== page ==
Sinclair’s expose of Chicago’s meatpacking industry produced an immediate decrease in American meat consumption and soon led to the passage of stricter laws regulating the food industry. As an agent of reform, The Jungle fit squarely into the tradition of muckraking journalism, an outgrowth of the progressive movement that dominated American cultural and political spheres in the late 19th and early 20th centuries. An adjunct to the “trust-busting” fervor that drove political activists to fight for legal restraints against corporate monopolies, muckraking strove to expose in print-and thus, eventually, eradicate-social and political injustice.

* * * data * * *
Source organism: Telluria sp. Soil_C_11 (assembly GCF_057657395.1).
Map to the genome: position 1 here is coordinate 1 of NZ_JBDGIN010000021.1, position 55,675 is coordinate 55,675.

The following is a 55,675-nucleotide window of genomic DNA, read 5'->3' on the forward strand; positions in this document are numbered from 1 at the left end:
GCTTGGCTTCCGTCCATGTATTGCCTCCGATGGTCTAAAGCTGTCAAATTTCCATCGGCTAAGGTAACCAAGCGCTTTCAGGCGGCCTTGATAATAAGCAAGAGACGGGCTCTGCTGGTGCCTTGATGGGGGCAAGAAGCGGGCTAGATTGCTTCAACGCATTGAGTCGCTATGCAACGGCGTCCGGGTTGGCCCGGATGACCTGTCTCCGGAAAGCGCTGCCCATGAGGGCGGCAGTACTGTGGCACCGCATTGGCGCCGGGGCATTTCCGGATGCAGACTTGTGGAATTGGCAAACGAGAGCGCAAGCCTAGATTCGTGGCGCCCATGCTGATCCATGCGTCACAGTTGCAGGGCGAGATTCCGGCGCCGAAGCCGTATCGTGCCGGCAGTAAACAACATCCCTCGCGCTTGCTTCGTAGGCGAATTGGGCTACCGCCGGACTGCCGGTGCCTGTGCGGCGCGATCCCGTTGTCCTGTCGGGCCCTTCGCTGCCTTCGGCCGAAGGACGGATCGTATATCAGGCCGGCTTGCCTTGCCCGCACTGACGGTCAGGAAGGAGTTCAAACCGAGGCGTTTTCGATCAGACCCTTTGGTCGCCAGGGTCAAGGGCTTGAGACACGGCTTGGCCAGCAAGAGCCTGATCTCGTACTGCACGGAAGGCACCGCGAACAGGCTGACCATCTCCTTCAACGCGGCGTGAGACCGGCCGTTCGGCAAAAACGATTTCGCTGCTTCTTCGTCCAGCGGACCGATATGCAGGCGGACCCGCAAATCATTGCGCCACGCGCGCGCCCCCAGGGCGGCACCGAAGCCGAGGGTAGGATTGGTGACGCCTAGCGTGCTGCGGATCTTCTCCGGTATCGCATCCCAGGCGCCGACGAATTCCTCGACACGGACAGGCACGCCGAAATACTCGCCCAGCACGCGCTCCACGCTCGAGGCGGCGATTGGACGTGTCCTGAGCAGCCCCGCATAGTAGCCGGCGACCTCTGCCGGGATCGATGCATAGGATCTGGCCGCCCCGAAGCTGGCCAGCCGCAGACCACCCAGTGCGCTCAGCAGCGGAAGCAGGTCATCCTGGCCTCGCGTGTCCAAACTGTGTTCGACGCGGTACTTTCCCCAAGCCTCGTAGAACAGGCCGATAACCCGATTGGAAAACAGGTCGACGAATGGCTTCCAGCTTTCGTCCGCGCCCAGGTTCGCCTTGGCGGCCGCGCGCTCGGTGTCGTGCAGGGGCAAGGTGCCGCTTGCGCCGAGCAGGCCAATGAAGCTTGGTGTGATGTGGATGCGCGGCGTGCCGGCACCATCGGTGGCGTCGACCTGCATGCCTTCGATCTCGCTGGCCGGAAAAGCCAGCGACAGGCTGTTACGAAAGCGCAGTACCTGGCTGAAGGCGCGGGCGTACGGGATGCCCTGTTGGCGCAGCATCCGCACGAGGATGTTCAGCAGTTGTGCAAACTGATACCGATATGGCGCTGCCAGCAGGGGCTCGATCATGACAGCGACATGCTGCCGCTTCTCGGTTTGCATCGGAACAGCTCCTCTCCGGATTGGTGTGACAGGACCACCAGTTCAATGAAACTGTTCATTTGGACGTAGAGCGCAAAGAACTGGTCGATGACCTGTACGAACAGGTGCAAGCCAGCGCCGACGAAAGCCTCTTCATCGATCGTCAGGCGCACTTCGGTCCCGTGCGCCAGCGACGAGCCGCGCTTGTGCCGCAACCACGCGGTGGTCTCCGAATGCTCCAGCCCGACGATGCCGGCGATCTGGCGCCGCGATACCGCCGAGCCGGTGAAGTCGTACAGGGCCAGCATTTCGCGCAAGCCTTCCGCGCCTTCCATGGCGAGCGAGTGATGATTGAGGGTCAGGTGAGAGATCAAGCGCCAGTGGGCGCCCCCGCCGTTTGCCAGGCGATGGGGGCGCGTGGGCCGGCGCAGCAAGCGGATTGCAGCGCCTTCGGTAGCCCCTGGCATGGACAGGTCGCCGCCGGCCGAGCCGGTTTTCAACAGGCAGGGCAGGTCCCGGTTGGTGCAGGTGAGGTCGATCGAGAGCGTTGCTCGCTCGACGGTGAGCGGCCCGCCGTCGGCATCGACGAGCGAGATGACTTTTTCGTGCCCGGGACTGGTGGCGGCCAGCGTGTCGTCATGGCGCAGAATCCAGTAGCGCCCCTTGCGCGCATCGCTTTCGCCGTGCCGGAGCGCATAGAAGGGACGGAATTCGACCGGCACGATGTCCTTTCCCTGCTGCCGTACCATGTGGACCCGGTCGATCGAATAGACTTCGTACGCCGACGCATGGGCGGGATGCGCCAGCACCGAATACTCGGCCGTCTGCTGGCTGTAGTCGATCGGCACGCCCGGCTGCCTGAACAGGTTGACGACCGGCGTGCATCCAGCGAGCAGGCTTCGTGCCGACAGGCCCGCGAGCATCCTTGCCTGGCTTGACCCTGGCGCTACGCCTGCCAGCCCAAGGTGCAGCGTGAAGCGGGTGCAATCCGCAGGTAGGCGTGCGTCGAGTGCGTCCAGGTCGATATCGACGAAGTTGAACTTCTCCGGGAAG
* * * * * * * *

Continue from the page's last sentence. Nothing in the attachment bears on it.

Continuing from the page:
Critics analyzing The Jungle’s literary merits often remark on the book’s naturalistic elements, drawing comparisons to other novels that depict humanity as controlled or victimized by social factors. To the extent that The Jungle shows pessimistic determinism, its precedent can be seen in the work of the French naturalistic writer Emile Zola. If examined primarily for its journalistic and inflammatory elements, The Jungle recalls the writing of Thomas Paine, author of Common Sense and other pieces of Revolutionary War-era propaganda. Jack London, himself a naturalistic writer, called The Jungle the Uncle Tom’s Cabin of wage slavery, and Sinclair acknowledged a debt to Harriet Beecher Stowe’s novel. If precedents ranging from Zola to Paine to Stowe seem rather wide-ranging, The Jungle is itself a mixed bag, featuring both straightforward narration and political rhetoric, and tempering naturalistic pessimism with socialistic optimism.